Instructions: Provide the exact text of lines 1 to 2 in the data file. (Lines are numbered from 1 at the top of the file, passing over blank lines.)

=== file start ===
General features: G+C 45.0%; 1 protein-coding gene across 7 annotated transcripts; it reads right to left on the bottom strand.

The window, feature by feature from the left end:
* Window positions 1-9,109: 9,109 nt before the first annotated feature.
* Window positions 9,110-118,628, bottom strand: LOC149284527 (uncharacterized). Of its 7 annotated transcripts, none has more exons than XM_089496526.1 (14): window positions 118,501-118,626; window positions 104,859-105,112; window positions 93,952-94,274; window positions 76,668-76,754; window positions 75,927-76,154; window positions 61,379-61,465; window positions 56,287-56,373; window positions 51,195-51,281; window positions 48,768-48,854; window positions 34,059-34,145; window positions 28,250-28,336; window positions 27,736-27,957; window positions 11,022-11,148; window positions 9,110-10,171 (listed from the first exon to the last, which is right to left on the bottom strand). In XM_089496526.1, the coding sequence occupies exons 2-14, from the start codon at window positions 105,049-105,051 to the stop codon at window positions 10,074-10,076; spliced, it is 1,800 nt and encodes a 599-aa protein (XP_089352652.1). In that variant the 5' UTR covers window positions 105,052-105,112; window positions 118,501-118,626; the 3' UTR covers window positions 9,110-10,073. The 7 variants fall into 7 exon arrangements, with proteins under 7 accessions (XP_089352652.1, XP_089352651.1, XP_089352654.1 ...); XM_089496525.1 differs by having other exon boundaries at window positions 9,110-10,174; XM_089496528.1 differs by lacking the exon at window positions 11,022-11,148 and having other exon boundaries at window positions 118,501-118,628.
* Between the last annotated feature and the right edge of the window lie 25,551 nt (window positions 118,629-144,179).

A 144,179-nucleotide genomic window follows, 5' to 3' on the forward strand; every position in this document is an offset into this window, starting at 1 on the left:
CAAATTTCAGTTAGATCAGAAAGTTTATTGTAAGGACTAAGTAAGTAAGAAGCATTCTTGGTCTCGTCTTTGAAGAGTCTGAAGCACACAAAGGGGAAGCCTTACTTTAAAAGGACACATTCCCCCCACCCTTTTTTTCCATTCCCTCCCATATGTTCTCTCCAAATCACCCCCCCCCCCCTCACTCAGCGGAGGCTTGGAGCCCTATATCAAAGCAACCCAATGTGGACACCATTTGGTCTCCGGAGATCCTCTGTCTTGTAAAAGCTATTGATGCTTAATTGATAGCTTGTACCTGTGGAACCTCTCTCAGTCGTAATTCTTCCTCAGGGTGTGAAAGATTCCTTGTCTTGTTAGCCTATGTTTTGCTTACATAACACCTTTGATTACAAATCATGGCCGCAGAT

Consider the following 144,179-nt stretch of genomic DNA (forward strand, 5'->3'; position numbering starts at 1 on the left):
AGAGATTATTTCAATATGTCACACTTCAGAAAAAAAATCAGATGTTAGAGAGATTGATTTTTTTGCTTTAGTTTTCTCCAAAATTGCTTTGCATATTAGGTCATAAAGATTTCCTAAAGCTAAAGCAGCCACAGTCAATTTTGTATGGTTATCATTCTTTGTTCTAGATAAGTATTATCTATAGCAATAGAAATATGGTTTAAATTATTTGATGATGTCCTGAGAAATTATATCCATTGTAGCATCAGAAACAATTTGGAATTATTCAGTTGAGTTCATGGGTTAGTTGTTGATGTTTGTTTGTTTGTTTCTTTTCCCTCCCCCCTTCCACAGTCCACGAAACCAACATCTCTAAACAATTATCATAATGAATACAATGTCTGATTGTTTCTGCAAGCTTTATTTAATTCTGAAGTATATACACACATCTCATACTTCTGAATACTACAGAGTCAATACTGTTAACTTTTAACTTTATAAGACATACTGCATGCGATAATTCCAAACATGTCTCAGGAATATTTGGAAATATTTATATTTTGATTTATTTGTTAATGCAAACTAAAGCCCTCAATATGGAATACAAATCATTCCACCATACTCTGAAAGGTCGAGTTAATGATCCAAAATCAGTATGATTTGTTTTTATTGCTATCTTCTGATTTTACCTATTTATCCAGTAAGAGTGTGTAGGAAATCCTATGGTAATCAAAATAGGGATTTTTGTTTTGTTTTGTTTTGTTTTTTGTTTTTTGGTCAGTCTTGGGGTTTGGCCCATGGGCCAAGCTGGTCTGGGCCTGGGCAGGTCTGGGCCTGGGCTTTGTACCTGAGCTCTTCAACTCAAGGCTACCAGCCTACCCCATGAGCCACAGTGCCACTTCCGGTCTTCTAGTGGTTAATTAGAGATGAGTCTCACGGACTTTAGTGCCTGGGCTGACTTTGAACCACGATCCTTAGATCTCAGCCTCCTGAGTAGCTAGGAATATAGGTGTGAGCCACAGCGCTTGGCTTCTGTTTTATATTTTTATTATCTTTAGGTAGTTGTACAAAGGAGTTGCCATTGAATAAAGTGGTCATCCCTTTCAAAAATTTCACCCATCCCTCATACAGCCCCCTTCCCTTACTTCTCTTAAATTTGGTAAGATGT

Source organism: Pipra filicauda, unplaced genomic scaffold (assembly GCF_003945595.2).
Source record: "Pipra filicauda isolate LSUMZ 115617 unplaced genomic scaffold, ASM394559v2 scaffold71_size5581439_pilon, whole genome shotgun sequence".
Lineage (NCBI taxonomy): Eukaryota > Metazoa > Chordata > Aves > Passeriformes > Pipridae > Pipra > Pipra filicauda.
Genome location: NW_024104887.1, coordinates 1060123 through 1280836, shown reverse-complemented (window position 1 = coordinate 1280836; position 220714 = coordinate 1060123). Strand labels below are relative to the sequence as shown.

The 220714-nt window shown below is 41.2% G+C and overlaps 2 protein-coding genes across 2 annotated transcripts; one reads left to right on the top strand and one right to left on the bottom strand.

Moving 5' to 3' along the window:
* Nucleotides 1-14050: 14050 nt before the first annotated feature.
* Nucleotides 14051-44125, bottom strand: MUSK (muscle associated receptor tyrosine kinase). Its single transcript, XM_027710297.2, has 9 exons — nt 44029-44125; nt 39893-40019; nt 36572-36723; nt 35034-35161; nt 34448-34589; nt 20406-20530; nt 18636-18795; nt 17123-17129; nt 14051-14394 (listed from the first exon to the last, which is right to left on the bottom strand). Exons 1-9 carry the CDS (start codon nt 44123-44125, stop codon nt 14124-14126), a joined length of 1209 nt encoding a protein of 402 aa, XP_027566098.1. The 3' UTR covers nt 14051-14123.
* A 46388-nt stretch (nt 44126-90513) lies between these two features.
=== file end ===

General features: G+C 45.0%; 1 protein-coding gene across 7 annotated transcripts; it reads right to left on the bottom strand.

The window, feature by feature from the left end: